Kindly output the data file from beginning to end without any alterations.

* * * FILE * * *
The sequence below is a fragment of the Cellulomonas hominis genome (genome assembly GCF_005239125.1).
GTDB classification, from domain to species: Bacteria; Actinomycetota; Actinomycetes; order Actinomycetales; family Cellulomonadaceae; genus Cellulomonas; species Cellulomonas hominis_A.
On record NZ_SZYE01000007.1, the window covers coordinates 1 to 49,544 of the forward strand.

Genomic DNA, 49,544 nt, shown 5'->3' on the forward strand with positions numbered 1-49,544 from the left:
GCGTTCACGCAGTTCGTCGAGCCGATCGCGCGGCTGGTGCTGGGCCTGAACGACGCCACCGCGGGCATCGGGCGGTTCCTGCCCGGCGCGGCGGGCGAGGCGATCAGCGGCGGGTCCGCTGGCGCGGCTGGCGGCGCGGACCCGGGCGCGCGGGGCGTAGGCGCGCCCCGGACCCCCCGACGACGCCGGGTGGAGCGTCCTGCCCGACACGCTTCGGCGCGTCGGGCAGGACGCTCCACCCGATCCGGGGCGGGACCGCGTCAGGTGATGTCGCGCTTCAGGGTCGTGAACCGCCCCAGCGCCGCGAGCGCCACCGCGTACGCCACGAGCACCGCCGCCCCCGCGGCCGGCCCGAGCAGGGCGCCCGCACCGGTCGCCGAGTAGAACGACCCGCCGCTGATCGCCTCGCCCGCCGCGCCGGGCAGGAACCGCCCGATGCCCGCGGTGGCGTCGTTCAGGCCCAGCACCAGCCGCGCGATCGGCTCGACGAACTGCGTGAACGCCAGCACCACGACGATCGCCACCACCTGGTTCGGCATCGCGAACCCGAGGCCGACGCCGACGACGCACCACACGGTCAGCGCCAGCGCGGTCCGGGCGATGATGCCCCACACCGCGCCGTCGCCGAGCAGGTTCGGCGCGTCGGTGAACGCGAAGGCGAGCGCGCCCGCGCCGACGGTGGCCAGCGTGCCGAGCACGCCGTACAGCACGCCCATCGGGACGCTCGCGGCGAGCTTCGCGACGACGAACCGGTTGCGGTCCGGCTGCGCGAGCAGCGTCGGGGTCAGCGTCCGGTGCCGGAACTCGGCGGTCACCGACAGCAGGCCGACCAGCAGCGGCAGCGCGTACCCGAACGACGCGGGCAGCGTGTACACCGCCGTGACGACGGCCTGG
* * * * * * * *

The sequence below is a fragment of the Cellulomonas hominis genome (genome assembly GCF_005239125.1).
GTDB classification, from domain to species: Bacteria; Actinomycetota; Actinomycetes; order Actinomycetales; family Cellulomonadaceae; genus Cellulomonas; species Cellulomonas hominis_A.
On record NZ_SZYE01000007.1, the window covers coordinates 1 to 49,544 of the forward strand.

Genomic DNA, 49,544 nt, shown 5'->3' on the forward strand with positions numbered 1-49,544 from the left:
GCGTTCACGCAGTTCGTCGAGCCGATCGCGCGGCTGGTGCTGGGCCTGAACGACGCCACCGCGGGCATCGGGCGGTTCCTGCCCGGCGCGGCGGGCGAGGCGATCAGCGGCGGGTCCGCTGGCGCGGCTGGCGGCGCGGACCCGGGCGCGCGGGGCGTAGGCGCGCCCCGGACCCCCCGACGACGCCGGGTGGAGCGTCCTGCCCGACACGCTTCGGCGCGTCGGGCAGGACGCTCCACCCGATCCGGGGCGGGACCGCGTCAGGTGATGTCGCGCTTCAGGGTCGTGAACCGCCCCAGCGCCGCGAGCGCCACCGCGTACGCCACGAGCACCGCCGCCCCCGCGGCCGGCCCGAGCAGGGCGCCCGCACCGGTCGCCGAGTAGAACGACCCGCCGCTGATCGCCTCGCCCGCCGCGCCGGGCAGGAACCGCCCGATGCCCGCGGTGGCGTCGTTCAGGCCCAGCACCAGCCGCGCGATCGGCTCGACGAACTGCGTGAACGCCAGCACCACGACGATCGCCACCACCTGGTTCGGCATCGCGAACCCGAGGCCGACGCCGACGACGCACCACACGGTCAGCGCCAGCGCGGTCCGGGCGATGATGCCCCACACCGCGCCGTCGCCGAGCAGGTTCGGCGCGTCGGTGAACGCGAAGGCGAGCGCGCCCGCGCCGACGGTGGCCAGCGTGCCGAGCACGCCGTACAGCACGCCCATCGGGACGCTCGCGGCGAGCTTCGCGACGACGAACCGGTTGCGGTCCGGCTGCGCGAGCAGCGTCGGGGTCAGCGTCCGGTGCCGGAACTCGGCGGTCACCGACAGCAGGCCGACCAGCAGCGGCAGCGCGTACCCGAACGACGCGGGCAGCGTGTACACCGCCGTGACGACGGCCTGG